Beijing decries US spin on communique

08:13, November 27, 2009      

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The Foreign Ministry returned fire in a war of words with the chairman of the American Institute in Taiwan over an interpretation of a joint statement issued after last week's meeting between US President Barack Obama and President Hu Jintao.

"Taiwan is an inseparable part of China," said ministry spokesman Qin Gang. "Respecting China's sovereignty and territorial integrity certainly applies to Taiwan."

Qin was responding to Raymond Burghardt's remarks on Tuesday that the US government admits that the autonomous regions of Xinjiang and Tibet are parts of the mainland, but that the island of Taiwan is not mentioned in the communiqu.

Burghardt also said, with respect to the joint communiqus signed by the US and China in 1972 and 1979, that simply because US "acknowledges" that Taiwan is part of China, it does not mean that the US "recognizes or accepts" that the island is one with the mainland.

The language in the documents from the 1970s state that the US "acknowledges there is only one China, and Taiwan is part of China".

Burghardt's controversial remarks are an indirect explanation for his statement earlier this week that the US will sell jetfighters to Taiwan.

Mainland officials expressed strong dissatisfaction on Wednesday of the announcement of the arms sale.

"China firmly opposes the US' arms sales to Taiwan," said Yang Yi, spokesman of the State Council's Taiwan Affairs Office. "China's stance on this matter is consistent, clear and resolute."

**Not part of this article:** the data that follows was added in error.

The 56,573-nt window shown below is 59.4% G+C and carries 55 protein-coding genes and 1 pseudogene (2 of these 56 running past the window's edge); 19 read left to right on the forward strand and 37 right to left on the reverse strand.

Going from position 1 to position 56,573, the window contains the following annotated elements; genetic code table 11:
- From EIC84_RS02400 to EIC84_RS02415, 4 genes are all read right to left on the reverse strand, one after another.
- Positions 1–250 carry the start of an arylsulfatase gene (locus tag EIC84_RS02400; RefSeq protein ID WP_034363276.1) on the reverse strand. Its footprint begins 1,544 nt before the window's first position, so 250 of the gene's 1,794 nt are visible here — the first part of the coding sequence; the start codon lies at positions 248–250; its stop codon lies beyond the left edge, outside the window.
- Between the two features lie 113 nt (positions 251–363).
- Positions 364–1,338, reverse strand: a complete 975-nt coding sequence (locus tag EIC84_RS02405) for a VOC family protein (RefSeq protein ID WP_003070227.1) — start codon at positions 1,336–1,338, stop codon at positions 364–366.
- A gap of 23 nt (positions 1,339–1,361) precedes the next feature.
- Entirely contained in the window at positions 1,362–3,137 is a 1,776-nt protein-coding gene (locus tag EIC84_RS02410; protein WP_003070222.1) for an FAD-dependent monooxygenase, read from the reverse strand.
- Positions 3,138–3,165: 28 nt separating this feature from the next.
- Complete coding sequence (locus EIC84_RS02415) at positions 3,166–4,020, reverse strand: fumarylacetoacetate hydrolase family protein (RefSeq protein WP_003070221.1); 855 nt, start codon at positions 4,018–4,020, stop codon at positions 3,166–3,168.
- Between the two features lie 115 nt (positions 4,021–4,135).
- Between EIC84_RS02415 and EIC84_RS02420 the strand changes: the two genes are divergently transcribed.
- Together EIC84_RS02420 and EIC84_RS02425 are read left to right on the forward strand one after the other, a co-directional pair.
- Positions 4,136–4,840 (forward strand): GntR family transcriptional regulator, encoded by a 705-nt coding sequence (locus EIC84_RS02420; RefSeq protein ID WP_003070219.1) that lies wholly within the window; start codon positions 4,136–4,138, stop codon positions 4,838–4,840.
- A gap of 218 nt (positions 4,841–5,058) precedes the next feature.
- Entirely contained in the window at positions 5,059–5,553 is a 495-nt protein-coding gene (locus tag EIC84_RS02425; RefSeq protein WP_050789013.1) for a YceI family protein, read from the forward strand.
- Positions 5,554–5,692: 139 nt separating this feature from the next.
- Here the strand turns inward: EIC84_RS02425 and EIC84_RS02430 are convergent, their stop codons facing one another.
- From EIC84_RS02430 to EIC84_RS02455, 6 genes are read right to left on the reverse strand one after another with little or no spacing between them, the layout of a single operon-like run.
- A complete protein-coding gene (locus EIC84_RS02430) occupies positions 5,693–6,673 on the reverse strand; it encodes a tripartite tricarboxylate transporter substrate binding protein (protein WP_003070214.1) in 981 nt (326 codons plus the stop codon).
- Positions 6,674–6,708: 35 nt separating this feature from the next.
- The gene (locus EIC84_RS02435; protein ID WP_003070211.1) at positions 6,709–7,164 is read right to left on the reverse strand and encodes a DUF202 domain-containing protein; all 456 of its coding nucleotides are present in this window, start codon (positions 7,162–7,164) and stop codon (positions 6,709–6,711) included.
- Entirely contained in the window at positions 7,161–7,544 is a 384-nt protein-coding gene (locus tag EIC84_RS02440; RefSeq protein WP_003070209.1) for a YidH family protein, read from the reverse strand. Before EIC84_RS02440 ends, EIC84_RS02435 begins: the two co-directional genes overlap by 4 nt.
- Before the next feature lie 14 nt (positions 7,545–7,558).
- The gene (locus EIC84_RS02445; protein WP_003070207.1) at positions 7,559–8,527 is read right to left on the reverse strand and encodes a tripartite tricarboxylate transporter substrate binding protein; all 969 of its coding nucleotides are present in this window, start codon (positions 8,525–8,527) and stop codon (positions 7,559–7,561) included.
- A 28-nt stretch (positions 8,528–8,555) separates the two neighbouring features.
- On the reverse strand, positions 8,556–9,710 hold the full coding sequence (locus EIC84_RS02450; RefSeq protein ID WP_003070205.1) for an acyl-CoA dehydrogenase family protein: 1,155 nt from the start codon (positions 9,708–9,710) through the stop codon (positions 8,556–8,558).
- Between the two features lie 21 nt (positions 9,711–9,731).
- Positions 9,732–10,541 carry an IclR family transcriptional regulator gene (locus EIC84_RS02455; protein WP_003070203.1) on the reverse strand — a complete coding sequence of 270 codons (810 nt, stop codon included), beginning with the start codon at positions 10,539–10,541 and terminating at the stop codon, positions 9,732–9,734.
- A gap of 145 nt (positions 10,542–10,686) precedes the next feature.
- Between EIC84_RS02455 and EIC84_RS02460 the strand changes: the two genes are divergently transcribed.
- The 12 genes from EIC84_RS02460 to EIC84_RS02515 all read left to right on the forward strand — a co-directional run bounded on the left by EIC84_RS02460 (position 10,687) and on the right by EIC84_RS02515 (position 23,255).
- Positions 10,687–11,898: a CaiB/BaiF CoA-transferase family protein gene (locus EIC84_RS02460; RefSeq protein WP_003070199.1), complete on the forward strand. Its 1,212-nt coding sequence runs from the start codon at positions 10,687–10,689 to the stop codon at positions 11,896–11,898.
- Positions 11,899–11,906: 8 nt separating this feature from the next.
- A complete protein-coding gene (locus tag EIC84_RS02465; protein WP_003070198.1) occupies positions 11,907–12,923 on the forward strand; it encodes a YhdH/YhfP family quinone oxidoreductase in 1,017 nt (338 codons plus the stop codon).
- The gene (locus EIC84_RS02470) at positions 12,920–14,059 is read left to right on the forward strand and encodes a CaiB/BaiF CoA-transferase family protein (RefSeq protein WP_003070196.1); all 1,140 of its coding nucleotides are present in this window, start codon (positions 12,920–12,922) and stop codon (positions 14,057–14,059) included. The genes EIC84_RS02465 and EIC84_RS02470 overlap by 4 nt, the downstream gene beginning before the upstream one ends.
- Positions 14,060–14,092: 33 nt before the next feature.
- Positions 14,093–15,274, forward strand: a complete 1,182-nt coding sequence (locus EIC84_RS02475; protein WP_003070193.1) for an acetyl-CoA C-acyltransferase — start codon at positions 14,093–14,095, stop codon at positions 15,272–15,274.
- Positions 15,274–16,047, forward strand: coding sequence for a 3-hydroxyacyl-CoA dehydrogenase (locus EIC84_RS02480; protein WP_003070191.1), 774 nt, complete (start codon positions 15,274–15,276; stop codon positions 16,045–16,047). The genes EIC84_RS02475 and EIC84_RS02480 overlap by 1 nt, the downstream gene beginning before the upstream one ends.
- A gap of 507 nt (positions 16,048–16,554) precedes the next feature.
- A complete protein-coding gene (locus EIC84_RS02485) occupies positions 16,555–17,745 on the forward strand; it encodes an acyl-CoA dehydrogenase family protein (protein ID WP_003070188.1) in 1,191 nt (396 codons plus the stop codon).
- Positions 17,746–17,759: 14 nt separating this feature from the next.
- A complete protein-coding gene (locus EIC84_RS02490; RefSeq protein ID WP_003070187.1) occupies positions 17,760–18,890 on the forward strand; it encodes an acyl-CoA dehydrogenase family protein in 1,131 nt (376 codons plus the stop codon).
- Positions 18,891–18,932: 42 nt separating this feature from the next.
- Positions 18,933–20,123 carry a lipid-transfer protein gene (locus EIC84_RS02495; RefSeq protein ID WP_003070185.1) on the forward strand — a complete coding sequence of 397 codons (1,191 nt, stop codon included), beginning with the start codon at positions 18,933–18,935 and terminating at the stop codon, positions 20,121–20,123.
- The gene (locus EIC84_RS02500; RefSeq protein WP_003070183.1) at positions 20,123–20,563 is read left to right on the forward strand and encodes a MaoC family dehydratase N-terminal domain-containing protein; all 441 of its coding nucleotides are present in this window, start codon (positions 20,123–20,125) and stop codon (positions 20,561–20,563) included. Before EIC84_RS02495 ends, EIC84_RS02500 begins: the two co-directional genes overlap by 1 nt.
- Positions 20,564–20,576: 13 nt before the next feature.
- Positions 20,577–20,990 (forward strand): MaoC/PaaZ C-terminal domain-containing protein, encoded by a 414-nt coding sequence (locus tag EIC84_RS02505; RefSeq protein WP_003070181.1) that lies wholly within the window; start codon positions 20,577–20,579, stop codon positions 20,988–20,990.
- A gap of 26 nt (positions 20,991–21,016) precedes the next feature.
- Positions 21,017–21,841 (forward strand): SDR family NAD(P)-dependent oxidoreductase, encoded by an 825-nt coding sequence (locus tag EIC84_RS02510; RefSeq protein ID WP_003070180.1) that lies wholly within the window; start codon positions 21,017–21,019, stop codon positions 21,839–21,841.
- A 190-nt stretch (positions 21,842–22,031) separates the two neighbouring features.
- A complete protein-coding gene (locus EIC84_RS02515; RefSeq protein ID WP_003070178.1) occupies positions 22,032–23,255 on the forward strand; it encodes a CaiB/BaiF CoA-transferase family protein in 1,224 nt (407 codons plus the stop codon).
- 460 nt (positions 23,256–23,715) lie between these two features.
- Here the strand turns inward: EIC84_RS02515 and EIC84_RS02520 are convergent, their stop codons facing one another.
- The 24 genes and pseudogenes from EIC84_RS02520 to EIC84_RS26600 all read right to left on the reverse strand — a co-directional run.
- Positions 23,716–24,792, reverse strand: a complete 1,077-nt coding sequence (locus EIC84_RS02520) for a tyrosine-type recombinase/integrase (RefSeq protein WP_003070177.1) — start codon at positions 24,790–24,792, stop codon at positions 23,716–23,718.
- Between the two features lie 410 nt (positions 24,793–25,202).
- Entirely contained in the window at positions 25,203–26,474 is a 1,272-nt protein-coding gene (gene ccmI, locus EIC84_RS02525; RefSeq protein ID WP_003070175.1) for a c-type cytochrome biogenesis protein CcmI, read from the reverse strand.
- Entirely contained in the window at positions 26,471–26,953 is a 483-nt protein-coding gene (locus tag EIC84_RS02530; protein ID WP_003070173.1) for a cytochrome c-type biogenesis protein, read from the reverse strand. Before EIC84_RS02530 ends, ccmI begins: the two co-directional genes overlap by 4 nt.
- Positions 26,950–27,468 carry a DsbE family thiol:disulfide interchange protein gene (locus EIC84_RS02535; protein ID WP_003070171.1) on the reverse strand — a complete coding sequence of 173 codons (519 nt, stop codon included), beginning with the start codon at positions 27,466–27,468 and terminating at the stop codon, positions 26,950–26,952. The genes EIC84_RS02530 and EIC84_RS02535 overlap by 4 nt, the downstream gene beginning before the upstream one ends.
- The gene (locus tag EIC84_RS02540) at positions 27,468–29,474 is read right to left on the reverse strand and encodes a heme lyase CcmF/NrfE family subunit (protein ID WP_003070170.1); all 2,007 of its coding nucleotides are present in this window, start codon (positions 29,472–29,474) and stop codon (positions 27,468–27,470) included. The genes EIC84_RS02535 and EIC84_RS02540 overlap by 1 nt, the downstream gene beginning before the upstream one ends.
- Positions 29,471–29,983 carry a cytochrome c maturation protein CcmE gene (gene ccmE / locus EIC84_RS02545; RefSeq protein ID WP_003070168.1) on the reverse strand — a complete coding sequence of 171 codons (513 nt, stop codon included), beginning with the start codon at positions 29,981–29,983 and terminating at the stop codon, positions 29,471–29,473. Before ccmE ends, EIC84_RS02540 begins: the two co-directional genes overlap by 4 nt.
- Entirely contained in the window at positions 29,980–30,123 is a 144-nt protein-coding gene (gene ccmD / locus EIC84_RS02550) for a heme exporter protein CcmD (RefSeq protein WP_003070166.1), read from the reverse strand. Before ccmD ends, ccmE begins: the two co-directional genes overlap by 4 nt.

Burghardt was also hoping to soothe Taiwan politicians who are worried about a possible shift in US policy toward Taiwan, said Tao Wenzhao, a US studies expert at the Chinese Academy of Social Sciences.

"The US regards it as a matter of credit to keep its promise to guard Taiwan's safety, as it is written in the Taiwan Relations Act," Tao said.

The Taiwan Relations Act was passed in 1979 by the US Congress but has never been recognized by China.

"Taiwan becomes nervous every time the mainland and the US meet," said Tao. "Taiwan fears the US will change its attitudes toward it."

The mainland's stance on the island was affirmed yesterday when foreign ministry officials urged Myanmar authorities to protect the safety and rights of Chinese sailors recently detained by the Myanmar navy.

The ministry called on Myanmar to appropriately handle the issue.

Four Taiwan sailors and one mainland fisherman were seized for alleged illegal fishing, Qin said yesterday.

The five were among 128 members of 10 fishing boats intercepted by Myanmar's navy on Nov 18 probably because they had intruded into Myanmar's exclusive economic zone.

The Chinese embassy in Myanmar is carrying out an investigation into details of the incident and has requested a visit to the detained Chinese, Qin said.

"We have been consistent in protecting the safety and rights of overseas Chinese, no matter if they are from the mainland, Hong Kong, Macao or Taiwan," Qin said.

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